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Fiber velocity imparter device for dry-forming systems
4264290 Fiber velocity imparter device for dry-forming systems
Patent Drawings:Drawing: 4264290-2    Drawing: 4264290-3    
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Inventor: Dunkerly, II, et al.
Date Issued: April 28, 1981
Application: 06/089,926
Filed: October 31, 1979
Inventors: Dunkerly, II; Cedric A. (Appleton, WI)
Widnall; Sheila E. (Lexington, MA)
Assignee: American Can Company (Greenwich, CT)
Primary Examiner: Czaja; Donald E.
Assistant Examiner: Hall; James R.
Attorney Or Agent: Auber; Robert P.Ziehmer; George P.Audet; Paul R.
U.S. Class: 264/121; 425/83.1
Field Of Search: ; 425/83.1; 264/121
International Class:
U.S Patent Documents: 2969104; 3834869; 4081501
Foreign Patent Documents:
Other References:









Abstract: A device having at least one, preferably a plurality of air turning foils situated upstream of and at the level of the region between a fiber distributor and an underlying moving forming surface. Terminal edge portions of the foils direct ambient air in the direction of forming surface movement to impart to fibers in transit between the distributor and forming wire a uniform velocity component of movement in said direction. Each foil preferably is convex from upstream of the foil when viewed in cross section, is parallel to and equidistant from the other, and has its terminal edge portion parallel to the forming surface.
Claim: We claim:

1. An apparatus for forming a continuous fibrous web of dry-laid fibers flowing in a gaseous medium from the mouth of a fiber distributor and onto a moving forming surface, comprising:

(a) a means for moving the fibers and gaseous medium to the forming surface; and

(b) said apparatus comprising a foil positioned adjacent the upstream end of the distributor, at the level of the region between the mouth of the distributor and the forming surface, said foil having a downstream terminal edge and, adjacent theedge, a downstream terminal edge portion positioned above the forming surface and pointing in the direction of movement of the forming surface, solely for guiding ambient air induced by the moving means along the terminal edge portion and directing saidair into said gaseous medium in the direction of movement of the moving surface, to impart to fibers moving between the mouth of the distributor and forming surface a velocity component of movement in said direction.

2. The apparatus of claim 1, wherein the forming surface is a foraminous forming wire and the moving means is a suction means which includes a suction box having a mouth which is in substantial alignment with the distributor mouth, for drawingthe gaseous medium through the forming wire.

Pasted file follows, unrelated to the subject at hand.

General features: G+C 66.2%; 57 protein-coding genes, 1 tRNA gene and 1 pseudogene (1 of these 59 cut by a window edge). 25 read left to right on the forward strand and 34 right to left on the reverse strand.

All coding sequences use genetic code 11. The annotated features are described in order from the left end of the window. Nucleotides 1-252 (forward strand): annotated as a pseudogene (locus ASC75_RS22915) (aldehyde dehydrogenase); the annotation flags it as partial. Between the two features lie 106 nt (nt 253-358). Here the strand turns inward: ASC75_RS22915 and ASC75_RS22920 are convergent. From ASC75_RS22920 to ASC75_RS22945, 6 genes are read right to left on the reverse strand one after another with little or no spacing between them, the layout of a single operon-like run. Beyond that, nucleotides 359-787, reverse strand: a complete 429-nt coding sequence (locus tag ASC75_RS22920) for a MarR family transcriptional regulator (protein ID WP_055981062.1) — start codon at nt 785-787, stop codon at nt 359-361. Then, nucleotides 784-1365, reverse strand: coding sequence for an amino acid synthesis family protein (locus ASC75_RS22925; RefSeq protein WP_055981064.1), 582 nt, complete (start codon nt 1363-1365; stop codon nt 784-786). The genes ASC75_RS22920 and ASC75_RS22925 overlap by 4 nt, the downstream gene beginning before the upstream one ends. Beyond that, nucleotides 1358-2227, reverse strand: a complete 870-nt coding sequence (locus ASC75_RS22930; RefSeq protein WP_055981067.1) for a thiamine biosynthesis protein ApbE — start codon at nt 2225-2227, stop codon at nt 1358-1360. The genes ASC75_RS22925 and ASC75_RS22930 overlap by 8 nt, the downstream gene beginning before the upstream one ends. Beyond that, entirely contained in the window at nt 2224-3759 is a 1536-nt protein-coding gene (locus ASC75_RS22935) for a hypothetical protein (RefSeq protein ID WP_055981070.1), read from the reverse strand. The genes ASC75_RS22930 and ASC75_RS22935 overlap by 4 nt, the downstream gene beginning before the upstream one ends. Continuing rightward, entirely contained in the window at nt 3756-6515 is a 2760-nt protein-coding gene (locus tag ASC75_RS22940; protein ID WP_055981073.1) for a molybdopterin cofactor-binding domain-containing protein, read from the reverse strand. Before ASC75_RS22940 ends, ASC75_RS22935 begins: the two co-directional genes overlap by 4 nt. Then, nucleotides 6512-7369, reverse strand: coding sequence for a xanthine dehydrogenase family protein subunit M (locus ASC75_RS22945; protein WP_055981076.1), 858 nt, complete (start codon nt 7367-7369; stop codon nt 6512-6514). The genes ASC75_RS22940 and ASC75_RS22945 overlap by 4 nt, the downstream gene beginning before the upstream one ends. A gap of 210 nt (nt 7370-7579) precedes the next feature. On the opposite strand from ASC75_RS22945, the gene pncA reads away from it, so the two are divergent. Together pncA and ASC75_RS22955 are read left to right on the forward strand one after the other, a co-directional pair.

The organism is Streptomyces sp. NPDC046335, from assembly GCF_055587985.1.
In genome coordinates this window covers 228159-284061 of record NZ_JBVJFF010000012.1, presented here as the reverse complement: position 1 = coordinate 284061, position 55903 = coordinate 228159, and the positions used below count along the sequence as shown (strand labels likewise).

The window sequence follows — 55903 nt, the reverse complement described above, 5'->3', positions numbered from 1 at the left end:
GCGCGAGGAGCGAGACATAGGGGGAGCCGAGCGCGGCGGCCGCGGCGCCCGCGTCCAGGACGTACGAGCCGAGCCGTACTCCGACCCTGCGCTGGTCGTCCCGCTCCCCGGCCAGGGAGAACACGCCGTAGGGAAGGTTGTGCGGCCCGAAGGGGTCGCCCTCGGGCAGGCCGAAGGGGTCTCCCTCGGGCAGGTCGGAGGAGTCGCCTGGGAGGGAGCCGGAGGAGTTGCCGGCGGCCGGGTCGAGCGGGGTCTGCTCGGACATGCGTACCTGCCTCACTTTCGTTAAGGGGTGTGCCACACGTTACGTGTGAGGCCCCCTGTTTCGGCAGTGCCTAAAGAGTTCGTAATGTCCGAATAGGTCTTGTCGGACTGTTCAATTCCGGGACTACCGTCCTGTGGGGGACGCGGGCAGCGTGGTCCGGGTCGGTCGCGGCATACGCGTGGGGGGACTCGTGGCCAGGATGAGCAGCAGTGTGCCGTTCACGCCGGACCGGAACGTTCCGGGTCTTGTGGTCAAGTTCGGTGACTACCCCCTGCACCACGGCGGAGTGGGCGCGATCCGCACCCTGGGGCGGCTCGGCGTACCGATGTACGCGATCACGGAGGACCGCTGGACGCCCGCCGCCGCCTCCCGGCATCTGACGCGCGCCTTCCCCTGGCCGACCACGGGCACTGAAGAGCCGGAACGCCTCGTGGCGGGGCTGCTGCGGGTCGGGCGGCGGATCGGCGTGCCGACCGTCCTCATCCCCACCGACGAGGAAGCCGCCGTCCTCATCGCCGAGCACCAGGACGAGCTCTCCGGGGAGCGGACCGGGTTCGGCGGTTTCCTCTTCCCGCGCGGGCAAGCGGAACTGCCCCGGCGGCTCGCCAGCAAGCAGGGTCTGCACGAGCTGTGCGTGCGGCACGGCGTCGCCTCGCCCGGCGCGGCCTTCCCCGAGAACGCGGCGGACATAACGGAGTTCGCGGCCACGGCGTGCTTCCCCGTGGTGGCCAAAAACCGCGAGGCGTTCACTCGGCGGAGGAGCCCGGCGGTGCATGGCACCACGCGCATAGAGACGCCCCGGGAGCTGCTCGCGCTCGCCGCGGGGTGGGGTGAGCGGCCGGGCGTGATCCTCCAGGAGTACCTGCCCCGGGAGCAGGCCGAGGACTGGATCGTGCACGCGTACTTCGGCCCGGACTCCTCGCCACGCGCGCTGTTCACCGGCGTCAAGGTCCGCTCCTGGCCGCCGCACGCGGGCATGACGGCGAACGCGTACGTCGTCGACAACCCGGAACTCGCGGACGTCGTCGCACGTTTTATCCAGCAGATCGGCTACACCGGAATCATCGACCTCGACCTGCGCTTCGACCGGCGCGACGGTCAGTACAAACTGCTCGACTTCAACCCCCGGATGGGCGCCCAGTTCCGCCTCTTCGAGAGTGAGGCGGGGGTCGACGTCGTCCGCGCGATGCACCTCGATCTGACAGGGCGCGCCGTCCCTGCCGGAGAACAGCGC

3. The apparatus of claim 1, wherein the forming surface is a foraminous forming wire and the moving means is suction means which includes a suction box having a mouth which is offset in the direction of movement of the forming wire relative tothe distributor mouth, for drawing the gaseous medium through the forming wire.

4. The apparatus of claim 2 or 3, wherein the distributor and suction box each have a lip which defines their respective mouths, and wherein the terminal edge is in substantial alignment with a substantially straight line defined by the upstreamlip of the distributor and the upstream lip of the suction box.

5. The apparatus of claim 2 or 3, wherein the distributor and suction box each have a lip which defines their respective mouths, and wherein the terminal edge is offset in the direction of movement of the forming wire relative to the upstreamlip of the distributor.

6. The apparatus of claim 5, wherein the terminal edge is substantially aligned with the upstream lip of the suction box.

7. The apparatus of claim 1 wherein the foil is convexly curved upstream of the foil when viewed in cross section.

8. The apparatus of claim 2 wherein the foil is convexly curved upstream of the foil when viewed in cross section, and wherein the radius of curvature of the foil has a length less than that of a straight line defined by the upstream lip of thedistributor and a point on the forming wire in substantial alignment with the upstream lip of the suction box.

9. The apparatus of claim 1, 2, 3, 7 or 8, wherein the shape of the foil when viewed in cross section resembles that of the lower left quadrant of a circle.

10. The apparatus of claim 8, wherein the forming wire moves substantially horizontally under the distributor and above the suction box, and a radius extending in an upstream direction from the upstream distributor lip downwardly toward theforming wire, to about the center of length of the foil's arc, forms an angle of about 45.degree. relative to the forming wire.

11. The apparatus of claim 1, 2, 3, 7 or 8, wherein the terminal edge portion is substantially parallel to the forming surface.

12. The apparatus of claim 1, 2, 3, 7 or 8, wherein the terminal edge portion lies at an angle which points toward the forming surface.

13. The apparatus of claim 7, wherein the foil is proximate the forming wire, and including a second foil interposed between the proximate foil and the distributor and having a radius of curvature shorter than that of the proximate foil.

14. An apparatus for forming a continuous fibrous web of dry-laid fibers flowing in a gaseous medium from the mouth of a fiber distributor and onto a moving forming surface, comprising:

(a) means for moving the fibers and gaseous medium to the forming surface; and